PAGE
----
gris

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See also: grís and gris'

Basque[edit]

Noun[edit]

gris

  1. gray, grey

See also[edit]


Catalan[edit]

Adjective[edit]

gris m ‎(feminine grisa, masculine plural grisos, feminine plural grises)

  1. grey

Noun[edit]

gris m ‎(uncountable)

  1. grey

See also[edit]


Danish[edit]

Pronunciation[edit]

  • IPA(key): /ɡriːs/, [ɡ̊ʁiːˀs]
  • Rhymes: -es

Etymology 1[edit]

From Old Norse gríss.

Noun[edit]

gris c (singular definite grisen, plural indefinite grise)

  1. pig (mammal)
Inflection[edit]
Derived terms[edit]

Etymology 2[edit]

See grise ‎(to dirty, mess up).

Verb[edit]

gris

  1. imperative of grise

Dutch[edit]

Pronunciation[edit]

Verb[edit]

gris

  1. first-person singular present indicative of grissen
  2. imperative of grissen

French[edit]

Etymology[edit]

From Old French or Old Provençal, both from Frankish *gris, from Proto-Germanic *grisa ‎(grey). Akin to Old High German grīs ‎(grey) (German greis) and Dutch grijs ‎(grey). More at grizzle.

Pronunciation[edit]

Adjective[edit]

gris m (feminine singular grise, masculine plural gris, feminine plural grises)

  1. grey, gray

Derived terms[edit]

  • griser ‎(to go grey)

Noun[edit]

gris m ‎(plural gris)

  1. gray

External links[edit]


German Low German[edit]

Alternative forms[edit]

Etymology[edit]

Compare German greis.

Pronunciation[edit]

Adjective[edit]

gris

  1. (in some dialects) grey

See also[edit]


Norman[edit]

Etymology[edit]

From Old French or Old Provençal, in either case from Proto-Germanic *grēwaz ‎(grey), from Proto-Indo-European *gʰregʰwos ‎(grey), from Proto-Indo-European *gʰer- ‎(to glow, shine).

Adjective[edit]

gris m (f grise, m plural gris, f plural grises)

  1. grey
  2. (Jersey) drunk

Synonyms[edit]

Derived terms[edit]

  • grisi ‎(to go grey)

Norwegian Bokmål[edit]

Norwegian Wikipedia has an article on:

Wikipedia no

Etymology 1[edit]

From Old Norse gríss

Noun[edit]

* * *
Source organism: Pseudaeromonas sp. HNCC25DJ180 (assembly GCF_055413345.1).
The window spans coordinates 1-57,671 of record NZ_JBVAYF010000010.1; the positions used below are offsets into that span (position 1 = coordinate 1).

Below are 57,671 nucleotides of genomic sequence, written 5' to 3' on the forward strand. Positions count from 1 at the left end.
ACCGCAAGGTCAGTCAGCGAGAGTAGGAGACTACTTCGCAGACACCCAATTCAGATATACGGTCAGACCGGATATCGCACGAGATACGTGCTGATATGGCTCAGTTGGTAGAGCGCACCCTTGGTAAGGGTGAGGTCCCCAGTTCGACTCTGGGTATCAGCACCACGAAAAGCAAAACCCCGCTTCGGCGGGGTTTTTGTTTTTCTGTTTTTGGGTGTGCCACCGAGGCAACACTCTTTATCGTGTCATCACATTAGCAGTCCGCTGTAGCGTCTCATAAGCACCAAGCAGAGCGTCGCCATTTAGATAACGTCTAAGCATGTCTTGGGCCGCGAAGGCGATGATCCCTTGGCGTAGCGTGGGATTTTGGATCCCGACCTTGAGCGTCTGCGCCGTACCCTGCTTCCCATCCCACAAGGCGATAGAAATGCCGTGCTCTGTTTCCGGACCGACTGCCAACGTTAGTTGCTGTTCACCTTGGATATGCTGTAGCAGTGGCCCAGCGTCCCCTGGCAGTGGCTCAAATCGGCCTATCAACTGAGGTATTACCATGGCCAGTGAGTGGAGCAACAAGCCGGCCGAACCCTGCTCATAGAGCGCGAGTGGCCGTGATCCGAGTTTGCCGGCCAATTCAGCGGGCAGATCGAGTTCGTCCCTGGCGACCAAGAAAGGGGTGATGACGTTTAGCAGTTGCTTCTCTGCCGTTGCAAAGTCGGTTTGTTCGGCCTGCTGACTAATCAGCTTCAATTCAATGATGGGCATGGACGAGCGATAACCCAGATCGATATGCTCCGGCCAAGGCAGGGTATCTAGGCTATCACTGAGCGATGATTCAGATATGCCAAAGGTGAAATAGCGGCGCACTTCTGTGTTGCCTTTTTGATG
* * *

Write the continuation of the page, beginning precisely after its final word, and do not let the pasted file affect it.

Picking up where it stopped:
gris m ‎(definite singular grisen, indefinite plural griser, definite plural grisene)

  1. a pig
Synonyms[edit]
Derived terms[edit]

Etymology 2[edit]

Verb[edit]

gris

  1. imperative of grise

References[edit]


Norwegian Nynorsk[edit]

Noun[edit]

gris m ‎(definite singular grisen, indefinite plural griser or grisar, definite plural grisene or grisane)

  1. pig

Derived terms[edit]


Old French[edit]

Pronunciation[edit]

Adjective[edit]

gris m ‎(feminine grise)

  1. gray

Portuguese[edit]

Adjective[edit]

gris ‎(plural gris, comparable)

  1. grey (having a colour between white and black)

Synonyms[edit]

Noun[edit]

gris m (uncountable)

  1. grey (the colour between white and black)

Synonyms[edit]


Spanish[edit]

Etymology[edit]

Perhaps from Old Provençal gris.

Pronunciation[edit]

Adjective[edit]

gris m, f ‎(plural grises)

  1. grey, gray

See also[edit]


Swedish[edit]

Etymology[edit]

From Old Norse gríss.

Pronunciation[edit]

Noun[edit]

gris

  1. a pig; mammal of the genus Sus
  2. a piglet; young of the pig
  3. a nasty or dirty person

Declension[edit]

Related terms[edit]

Synonyms[edit]

See also[edit]

References[edit]


Tok Pisin[edit]

Etymology[edit]

English grease

Noun[edit]

gris

  1. lipid (oil, fat, grease, etc)
  2. flattery
    • 1989, Buk Baibel long Tok Pisin, Bible Society of Papua New Guinea, Genesis 3:1 (translation here):
      God, Bikpela i bin wokim olgeta animal, tasol i no gat wanpela bilong ol inap winim snek long tok gris. Na snek i askim meri olsem, “Ating God i tambuim yutupela long kaikai pikinini bilong olgeta diwai bilong gaden, a?”

Related terms[edit]

This entry has fewer than three known examples of actual usage, the minimum considered necessary for clear attestation, and may not be reliable. Tok Pisin is subject to a special exemption for languages with limited documentation. If you speak it, please consider editing this entry or adding citations. See also Help and the Community Portal.